Cryptocurrency wasn’t a part of many people’s vocabulary until recently. For Lee McKnight, he says he was part of its creation.
“I was involved in research on online transactions and verifications that were attacked by the crypto-anarchists who created Bitcoin 15 years later,” said McKnight, an associate professor at the School of Information Studies at Syracuse University.
McKnight says the first thing to know about any cryptocurrency is that it’s not “currency.”
Crytpo is technically an asset or a commodity, and in New York it is taxed as such.
“This volatility in crypto and crypto pricing is an innate characteristic in commodity markets,” says McKnight.
Much like other commodities, demand and utility drive its value. McKnight says most cryptocurrencies aren’t worth much at all. Some have utility and most others don’t.
For example, Bitcoin’s value comes from the fact that people believe it has value.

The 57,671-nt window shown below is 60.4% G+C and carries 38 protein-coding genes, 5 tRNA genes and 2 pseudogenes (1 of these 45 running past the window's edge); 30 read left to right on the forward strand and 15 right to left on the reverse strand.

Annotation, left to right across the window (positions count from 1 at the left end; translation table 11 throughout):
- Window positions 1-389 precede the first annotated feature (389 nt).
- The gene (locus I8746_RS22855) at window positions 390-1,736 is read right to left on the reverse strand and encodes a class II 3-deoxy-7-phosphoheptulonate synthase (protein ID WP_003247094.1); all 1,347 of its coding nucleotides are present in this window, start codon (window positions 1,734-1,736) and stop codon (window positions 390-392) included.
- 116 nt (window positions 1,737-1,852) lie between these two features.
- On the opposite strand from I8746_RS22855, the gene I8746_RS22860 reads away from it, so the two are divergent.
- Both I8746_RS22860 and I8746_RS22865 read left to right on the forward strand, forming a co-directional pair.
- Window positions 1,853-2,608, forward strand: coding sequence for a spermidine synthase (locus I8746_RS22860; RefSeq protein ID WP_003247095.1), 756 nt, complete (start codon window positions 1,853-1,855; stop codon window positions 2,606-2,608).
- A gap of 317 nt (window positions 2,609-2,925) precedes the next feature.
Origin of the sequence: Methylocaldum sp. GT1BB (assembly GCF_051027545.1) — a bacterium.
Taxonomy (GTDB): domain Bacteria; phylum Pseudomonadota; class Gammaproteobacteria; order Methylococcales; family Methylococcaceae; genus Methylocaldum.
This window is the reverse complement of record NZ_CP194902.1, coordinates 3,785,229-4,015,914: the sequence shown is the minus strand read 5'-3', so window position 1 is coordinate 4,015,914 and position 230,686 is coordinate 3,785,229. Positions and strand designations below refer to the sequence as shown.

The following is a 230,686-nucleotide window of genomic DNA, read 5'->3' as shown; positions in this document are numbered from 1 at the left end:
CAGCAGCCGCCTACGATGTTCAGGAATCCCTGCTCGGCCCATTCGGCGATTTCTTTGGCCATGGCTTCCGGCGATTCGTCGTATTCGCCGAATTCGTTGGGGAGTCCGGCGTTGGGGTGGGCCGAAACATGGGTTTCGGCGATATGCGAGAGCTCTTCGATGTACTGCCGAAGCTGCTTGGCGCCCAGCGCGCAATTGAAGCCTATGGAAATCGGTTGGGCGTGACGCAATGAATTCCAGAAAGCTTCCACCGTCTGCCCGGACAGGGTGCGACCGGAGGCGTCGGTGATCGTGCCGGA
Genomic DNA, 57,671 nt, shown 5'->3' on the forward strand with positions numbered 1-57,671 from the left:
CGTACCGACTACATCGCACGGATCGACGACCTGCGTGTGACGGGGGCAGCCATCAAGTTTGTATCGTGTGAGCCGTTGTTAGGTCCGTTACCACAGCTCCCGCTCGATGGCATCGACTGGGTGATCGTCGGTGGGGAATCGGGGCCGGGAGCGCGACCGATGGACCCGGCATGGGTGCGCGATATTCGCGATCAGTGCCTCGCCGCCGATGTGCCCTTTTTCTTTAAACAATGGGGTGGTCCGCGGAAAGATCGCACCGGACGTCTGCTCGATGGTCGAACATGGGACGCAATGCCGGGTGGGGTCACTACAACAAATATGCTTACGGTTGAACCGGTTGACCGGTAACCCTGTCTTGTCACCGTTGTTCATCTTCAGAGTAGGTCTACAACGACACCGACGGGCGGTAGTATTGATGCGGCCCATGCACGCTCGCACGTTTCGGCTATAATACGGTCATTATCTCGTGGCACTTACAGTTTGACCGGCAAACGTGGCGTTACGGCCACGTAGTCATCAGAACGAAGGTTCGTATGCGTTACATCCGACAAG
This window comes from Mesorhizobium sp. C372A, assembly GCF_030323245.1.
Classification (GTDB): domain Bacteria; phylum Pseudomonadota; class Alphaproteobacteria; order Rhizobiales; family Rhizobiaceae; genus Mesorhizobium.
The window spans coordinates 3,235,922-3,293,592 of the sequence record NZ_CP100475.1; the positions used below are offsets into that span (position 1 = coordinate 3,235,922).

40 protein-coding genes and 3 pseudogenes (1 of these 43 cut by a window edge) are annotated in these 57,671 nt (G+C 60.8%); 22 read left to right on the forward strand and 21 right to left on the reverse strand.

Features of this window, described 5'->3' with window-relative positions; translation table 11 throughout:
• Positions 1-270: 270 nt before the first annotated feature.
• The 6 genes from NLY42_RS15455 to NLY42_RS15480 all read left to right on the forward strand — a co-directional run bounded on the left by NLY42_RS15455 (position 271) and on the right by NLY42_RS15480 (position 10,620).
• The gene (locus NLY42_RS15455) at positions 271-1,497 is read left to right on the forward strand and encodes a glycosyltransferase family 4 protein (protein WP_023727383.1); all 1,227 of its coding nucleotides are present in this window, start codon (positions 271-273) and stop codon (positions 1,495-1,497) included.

“There’s like a ton of pump and dump scammers. If they hear somebody saying something so incredible they should know that ultimately we’re talking about a little dinky computer code that my students can make in a couple of months,” said McKnight.
For crypto supporters, the belief is that crypto is the currency of the future. Its largest appeal is the technology behind crypto prevents transactions from being tracked, something Bitcoin has been doing successfully for years.
McKnight says no matter what, think before you buy.
“Even if your kids tell you this is the one great thing to get, do more research. Do not invest more than you can lose because this is a very volatile asset,” said McKnight.
Currently, there are more than 4,000 different kinds of cryptocurrencies.